North Korea denounces new UN sanctions as an ‘act of war’

North Korea denounces new UN sanctions as an ‘act of war’
Pyongyang considers the latest round of UN sanctions, which severely crippled its remaining imports and exports, to be an “act of war,” the country’s foreign ministry has said.

“We define this ‘sanctions resolution’ rigged up by the US and its followers as a grave infringement upon the sovereignty of our Republic, as an act of war violating peace and stability in the Korean peninsula and the region and categorically reject the resolution," a foreign ministry spokesperson said in a statement Sunday, as cited by state news agency KCNA.

On Friday, the UN Security Council unanimously imposed a new round of sanctions on North Korea following its latest ballistic missile test launch on November 29. Pyongyang is already under an extremely harsh economic sanctions regime, but the latest round further slashed its refined petroleum product imports and banned all remaining major exports. The measure also demands the repatriation of all North Koreans working abroad within 24 months.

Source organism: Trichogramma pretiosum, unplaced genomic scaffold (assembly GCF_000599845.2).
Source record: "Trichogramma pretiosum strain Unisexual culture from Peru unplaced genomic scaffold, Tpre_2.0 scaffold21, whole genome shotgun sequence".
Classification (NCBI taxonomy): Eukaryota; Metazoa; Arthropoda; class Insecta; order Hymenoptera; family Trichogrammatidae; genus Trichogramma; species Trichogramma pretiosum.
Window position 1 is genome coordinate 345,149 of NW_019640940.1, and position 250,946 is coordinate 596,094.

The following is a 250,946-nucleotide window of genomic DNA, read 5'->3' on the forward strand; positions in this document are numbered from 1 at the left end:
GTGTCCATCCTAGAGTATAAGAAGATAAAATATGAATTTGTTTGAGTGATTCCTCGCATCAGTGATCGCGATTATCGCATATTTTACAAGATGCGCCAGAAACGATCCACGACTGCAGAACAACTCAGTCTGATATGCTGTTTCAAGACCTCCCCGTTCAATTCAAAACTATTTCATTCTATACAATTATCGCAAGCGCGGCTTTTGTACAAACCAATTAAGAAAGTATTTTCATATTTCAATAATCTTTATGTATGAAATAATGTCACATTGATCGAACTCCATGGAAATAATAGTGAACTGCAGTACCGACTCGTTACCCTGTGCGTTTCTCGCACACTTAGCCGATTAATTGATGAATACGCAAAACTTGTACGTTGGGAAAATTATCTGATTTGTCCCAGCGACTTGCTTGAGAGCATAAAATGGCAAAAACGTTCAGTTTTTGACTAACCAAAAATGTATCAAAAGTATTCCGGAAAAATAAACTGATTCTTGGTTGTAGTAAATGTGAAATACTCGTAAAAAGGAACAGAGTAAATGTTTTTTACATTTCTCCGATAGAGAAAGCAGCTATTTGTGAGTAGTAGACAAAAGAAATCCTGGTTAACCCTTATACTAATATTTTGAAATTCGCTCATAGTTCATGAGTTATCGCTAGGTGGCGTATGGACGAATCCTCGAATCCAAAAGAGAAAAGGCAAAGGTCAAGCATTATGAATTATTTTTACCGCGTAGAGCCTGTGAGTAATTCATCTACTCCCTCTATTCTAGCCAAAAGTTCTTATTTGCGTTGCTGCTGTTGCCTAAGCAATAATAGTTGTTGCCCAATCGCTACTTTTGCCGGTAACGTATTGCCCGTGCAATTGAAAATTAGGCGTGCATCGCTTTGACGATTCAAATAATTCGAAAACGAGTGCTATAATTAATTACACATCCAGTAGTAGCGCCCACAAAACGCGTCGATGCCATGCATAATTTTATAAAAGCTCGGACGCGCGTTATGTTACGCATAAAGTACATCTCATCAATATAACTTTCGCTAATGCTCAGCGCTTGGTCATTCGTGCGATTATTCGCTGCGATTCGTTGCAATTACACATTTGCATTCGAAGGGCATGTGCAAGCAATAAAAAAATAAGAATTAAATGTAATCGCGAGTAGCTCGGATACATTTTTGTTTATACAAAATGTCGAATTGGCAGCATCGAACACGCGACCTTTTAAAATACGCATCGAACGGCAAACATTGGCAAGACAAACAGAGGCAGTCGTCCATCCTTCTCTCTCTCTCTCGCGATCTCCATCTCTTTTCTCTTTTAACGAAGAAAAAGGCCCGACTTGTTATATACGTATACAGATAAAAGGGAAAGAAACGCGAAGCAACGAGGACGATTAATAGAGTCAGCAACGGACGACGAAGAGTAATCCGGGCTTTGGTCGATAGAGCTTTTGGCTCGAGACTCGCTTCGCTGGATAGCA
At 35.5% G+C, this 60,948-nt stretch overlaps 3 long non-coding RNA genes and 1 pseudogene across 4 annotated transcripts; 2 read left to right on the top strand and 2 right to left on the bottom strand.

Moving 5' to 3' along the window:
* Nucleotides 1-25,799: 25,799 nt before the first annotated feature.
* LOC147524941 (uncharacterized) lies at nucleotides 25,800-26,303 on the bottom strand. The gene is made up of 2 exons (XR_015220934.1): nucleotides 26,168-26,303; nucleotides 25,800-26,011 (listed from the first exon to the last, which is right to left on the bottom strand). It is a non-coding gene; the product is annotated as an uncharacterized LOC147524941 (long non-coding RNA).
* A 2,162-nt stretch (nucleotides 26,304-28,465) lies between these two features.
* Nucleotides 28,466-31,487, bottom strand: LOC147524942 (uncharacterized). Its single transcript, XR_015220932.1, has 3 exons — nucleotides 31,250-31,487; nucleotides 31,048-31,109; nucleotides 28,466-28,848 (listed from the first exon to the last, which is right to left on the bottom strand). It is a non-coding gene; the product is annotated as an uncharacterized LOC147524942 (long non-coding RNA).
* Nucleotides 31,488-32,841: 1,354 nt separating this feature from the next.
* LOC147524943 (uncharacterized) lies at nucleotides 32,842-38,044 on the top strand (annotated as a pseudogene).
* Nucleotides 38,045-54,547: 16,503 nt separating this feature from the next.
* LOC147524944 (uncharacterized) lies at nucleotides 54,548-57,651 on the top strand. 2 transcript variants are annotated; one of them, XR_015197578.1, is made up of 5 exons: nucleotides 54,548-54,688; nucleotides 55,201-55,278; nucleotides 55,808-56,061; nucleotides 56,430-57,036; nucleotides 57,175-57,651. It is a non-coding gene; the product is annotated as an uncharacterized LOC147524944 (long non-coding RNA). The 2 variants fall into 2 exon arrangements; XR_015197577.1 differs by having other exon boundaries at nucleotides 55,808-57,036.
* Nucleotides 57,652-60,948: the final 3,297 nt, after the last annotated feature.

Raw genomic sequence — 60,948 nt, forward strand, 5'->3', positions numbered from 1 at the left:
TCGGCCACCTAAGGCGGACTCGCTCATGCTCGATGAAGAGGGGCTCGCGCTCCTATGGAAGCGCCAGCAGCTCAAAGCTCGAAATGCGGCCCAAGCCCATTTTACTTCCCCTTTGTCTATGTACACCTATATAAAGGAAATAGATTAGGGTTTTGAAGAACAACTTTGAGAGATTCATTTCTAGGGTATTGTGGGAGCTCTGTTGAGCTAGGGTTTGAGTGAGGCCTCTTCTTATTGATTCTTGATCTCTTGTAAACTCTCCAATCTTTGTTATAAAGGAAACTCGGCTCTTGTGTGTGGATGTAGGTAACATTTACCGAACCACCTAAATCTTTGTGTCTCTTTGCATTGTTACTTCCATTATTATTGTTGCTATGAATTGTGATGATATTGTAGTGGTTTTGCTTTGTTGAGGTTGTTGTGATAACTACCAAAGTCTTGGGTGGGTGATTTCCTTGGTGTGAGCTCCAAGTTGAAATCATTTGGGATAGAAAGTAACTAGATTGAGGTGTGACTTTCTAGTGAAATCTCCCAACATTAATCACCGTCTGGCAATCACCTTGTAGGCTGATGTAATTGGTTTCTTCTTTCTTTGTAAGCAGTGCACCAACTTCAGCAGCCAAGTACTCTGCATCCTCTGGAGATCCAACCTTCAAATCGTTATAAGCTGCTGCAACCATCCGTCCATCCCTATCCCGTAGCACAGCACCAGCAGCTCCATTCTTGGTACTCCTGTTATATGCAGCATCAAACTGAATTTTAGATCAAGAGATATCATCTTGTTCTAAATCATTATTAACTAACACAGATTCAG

The fresh sanctions are “tantamount to [a] complete economic blockade of the DPRK,” the ministry fumed, pointing out that “those countries that raised their hands in favor of this ‘sanctions resolution’ shall be held completely responsible for all the consequences to be caused by the ‘resolution’ and we will make sure for ever and ever that they pay [a] heavy price for what they have done.”

“If the US wishes to live safely, it must abandon its hostile policy towards the DPRK and learn to co-exist with the country that has nuclear weapons,” the ministry stated. It emphasized that their weapons are purely for defensive purposes and designed to shatter America's “preposterous dream of hegemony over the world.”

The latest statement comes amid the war of words and muscle flexing in the region between Pyongyang and Washington. While the US keeps threatening that it is ready to pursue a military option to neutralize the North Korea, Russia and China have been calling for calm. Moscow and China have consistently urged for a diplomatic solution to the crisis based on its ‘double freeze’ initiative. The simple Sino-Russian proposal, firmly rejected by Washington, seeks a simultaneous suspension of nuclear tests by Pyongyang and  the large-scale military exercises by Washington and Seoul.

South Korea, which will host the 2018 Winter Olympics and Paralympics from February 9 to March 18, recently asked the US to “review the possibility of postponing” their annual joint military drills which coincides with the international sporting event. And while Washington is “reviewing” Seoul’s proposal, President Moon Jae-in says the decision to pause the maneuvers, in fact, “depends” on North Korea’s behavior leading up to the games.

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